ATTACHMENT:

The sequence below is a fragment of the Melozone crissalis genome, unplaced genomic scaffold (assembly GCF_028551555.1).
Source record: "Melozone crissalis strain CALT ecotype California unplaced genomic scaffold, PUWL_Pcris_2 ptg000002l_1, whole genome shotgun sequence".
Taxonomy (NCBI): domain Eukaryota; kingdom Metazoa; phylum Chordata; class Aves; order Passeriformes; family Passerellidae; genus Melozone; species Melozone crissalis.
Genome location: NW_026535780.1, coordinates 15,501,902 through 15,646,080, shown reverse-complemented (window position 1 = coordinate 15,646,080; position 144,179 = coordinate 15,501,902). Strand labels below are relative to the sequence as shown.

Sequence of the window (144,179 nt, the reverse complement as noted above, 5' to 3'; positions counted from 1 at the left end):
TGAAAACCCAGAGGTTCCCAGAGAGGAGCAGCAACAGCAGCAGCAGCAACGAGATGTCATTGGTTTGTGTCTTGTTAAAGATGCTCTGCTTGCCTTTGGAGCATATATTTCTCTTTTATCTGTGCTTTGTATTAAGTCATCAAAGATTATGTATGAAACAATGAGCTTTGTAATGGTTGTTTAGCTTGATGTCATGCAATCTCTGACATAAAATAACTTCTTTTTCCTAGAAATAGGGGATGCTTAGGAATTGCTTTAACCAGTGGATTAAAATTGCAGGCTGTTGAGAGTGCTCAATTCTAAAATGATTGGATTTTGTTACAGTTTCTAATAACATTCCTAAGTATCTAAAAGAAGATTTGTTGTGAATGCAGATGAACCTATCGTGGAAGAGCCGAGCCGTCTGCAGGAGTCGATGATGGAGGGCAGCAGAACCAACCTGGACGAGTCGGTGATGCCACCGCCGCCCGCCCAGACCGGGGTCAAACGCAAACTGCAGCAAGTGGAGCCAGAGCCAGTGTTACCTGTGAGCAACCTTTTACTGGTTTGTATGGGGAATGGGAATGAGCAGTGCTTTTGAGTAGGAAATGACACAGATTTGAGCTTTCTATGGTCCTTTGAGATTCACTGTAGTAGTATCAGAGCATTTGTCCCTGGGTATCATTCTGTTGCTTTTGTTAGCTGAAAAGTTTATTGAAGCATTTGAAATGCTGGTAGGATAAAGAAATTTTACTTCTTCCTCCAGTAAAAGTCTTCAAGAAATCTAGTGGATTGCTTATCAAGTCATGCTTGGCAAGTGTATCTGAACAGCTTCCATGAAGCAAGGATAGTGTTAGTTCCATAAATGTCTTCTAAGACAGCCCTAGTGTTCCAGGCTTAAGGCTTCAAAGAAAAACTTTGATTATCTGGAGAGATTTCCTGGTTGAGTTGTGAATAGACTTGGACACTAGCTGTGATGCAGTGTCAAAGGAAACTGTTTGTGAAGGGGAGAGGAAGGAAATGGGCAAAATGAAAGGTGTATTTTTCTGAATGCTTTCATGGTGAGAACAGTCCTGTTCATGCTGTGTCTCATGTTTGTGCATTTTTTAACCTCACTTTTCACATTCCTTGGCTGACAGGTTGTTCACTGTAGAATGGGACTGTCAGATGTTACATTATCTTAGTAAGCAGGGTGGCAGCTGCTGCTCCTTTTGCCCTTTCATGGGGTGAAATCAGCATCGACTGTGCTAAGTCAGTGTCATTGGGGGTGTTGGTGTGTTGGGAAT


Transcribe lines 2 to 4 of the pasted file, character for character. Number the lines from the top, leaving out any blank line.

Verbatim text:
Source record: "Melozone crissalis strain CALT ecotype California unplaced genomic scaffold, PUWL_Pcris_2 ptg000002l_1, whole genome shotgun sequence".
Taxonomy (NCBI): domain Eukaryota; kingdom Metazoa; phylum Chordata; class Aves; order Passeriformes; family Passerellidae; genus Melozone; species Melozone crissalis.
Genome location: NW_026535780.1, coordinates 15,501,902 through 15,646,080, shown reverse-complemented (window position 1 = coordinate 15,646,080; position 144,179 = coordinate 15,501,902). Strand labels below are relative to the sequence as shown.